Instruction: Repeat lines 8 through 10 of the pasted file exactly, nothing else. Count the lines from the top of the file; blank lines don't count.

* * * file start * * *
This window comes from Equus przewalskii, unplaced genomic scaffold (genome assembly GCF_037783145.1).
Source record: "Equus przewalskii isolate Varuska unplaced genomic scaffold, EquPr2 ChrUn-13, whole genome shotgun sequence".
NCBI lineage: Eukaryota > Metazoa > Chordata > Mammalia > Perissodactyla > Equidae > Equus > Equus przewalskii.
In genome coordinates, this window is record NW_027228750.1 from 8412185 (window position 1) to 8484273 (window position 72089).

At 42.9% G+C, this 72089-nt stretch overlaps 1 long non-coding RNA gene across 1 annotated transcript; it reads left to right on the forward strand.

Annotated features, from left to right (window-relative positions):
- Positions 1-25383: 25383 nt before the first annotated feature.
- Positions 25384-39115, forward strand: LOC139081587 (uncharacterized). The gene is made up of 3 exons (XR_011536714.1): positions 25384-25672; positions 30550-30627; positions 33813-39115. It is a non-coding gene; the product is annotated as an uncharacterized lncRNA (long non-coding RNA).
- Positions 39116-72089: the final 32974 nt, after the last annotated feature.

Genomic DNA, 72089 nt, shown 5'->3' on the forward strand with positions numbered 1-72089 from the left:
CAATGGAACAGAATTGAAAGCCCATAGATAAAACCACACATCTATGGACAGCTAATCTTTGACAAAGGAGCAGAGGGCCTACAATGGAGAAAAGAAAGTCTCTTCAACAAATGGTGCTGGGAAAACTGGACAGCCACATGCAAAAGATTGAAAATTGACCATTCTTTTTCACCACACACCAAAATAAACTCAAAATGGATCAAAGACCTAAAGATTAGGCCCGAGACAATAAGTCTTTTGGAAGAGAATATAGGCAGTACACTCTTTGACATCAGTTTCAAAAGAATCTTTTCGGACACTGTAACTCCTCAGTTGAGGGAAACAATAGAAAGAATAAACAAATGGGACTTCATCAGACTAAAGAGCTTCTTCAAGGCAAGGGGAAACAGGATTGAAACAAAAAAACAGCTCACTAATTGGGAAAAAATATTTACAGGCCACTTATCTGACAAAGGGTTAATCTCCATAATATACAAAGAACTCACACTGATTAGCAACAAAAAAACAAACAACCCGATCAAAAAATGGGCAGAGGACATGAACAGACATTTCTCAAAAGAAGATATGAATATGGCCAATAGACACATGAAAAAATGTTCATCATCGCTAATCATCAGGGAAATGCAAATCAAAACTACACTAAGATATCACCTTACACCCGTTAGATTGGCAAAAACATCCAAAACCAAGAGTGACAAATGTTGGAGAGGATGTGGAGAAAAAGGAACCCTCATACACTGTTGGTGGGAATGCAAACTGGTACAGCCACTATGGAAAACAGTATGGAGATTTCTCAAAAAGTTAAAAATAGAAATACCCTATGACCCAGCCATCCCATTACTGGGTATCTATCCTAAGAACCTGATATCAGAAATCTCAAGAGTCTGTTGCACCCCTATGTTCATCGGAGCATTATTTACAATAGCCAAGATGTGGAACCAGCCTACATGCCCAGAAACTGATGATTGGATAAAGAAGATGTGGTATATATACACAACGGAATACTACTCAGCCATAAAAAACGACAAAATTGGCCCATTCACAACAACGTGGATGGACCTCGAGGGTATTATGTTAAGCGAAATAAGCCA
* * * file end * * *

- Positions 25384-39115, forward strand: LOC139081587 (uncharacterized). The gene is made up of 3 exons (XR_011536714.1): positions 25384-25672; positions 30550-30627; positions 33813-39115. It is a non-coding gene; the product is annotated as an uncharacterized lncRNA (long non-coding RNA).
- Positions 39116-72089: the final 32974 nt, after the last annotated feature.

Genomic DNA, 72089 nt, shown 5'->3' on the forward strand with positions numbered 1-72089 from the left: